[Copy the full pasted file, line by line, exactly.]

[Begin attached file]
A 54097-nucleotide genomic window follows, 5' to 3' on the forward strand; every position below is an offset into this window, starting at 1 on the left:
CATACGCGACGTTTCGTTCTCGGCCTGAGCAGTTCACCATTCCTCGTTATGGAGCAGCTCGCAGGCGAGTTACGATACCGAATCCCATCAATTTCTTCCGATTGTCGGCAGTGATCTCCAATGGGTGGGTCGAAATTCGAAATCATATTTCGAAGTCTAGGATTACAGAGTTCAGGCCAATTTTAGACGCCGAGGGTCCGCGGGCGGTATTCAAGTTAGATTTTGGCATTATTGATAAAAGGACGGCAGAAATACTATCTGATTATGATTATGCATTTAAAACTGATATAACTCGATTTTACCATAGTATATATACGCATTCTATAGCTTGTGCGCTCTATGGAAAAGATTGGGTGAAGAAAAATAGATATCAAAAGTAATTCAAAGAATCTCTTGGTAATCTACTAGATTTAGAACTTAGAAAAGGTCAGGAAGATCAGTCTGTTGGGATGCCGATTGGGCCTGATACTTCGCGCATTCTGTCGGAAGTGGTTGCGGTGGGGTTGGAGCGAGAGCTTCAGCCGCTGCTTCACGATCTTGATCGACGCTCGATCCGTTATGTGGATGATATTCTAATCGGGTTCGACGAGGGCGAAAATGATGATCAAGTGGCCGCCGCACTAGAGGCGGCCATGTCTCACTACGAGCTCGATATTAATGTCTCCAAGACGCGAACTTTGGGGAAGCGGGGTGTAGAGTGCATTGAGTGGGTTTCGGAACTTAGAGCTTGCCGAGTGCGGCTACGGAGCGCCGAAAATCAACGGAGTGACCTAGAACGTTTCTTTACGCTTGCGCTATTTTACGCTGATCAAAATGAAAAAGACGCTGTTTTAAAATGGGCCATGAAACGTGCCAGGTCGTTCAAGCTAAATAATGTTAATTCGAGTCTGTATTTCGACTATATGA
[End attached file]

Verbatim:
A 54097-nucleotide genomic window follows, 5' to 3' on the forward strand; every position below is an offset into this window, starting at 1 on the left:
CATACGCGACGTTTCGTTCTCGGCCTGAGCAGTTCACCATTCCTCGTTATGGAGCAGCTCGCAGGCGAGTTACGATACCGAATCCCATCAATTTCTTCCGATTGTCGGCAGTGATCTCCAATGGGTGGGTCGAAATTCGAAATCATATTTCGAAGTCTAGGATTACAGAGTTCAGGCCAATTTTAGACGCCGAGGGTCCGCGGGCGGTATTCAAGTTAGATTTTGGCATTATTGATAAAAGGACGGCAGAAATACTATCTGATTATGATTATGCATTTAAAACTGATATAACTCGATTTTACCATAGTATATATACGCATTCTATAGCTTGTGCGCTCTATGGAAAAGATTGGGTGAAGAAAAATAGATATCAAAAGTAATTCAAAGAATCTCTTGGTAATCTACTAGATTTAGAACTTAGAAAAGGTCAGGAAGATCAGTCTGTTGGGATGCCGATTGGGCCTGATACTTCGCGCATTCTGTCGGAAGTGGTTGCGGTGGGGTTGGAGCGAGAGCTTCAGCCGCTGCTTCACGATCTTGATCGACGCTCGATCCGTTATGTGGATGATATTCTAATCGGGTTCGACGAGGGCGAAAATGATGATCAAGTGGCCGCCGCACTAGAGGCGGCCATGTCTCACTACGAGCTCGATATTAATGTCTCCAAGACGCGAACTTTGGGGAAGCGGGGTGTAGAGTGCATTGAGTGGGTTTCGGAACTTAGAGCTTGCCGAGTGCGGCTACGGAGCGCCGAAAATCAACGGAGTGACCTAGAACGTTTCTTTACGCTTGCGCTATTTTACGCTGATCAAAATGAAAAAGACGCTGTTTTAAAATGGGCCATGAAACGTGCCAGGTCGTTCAAGCTAAATAATGTTAATTCGAGTCTGTATTTCGACTATATGA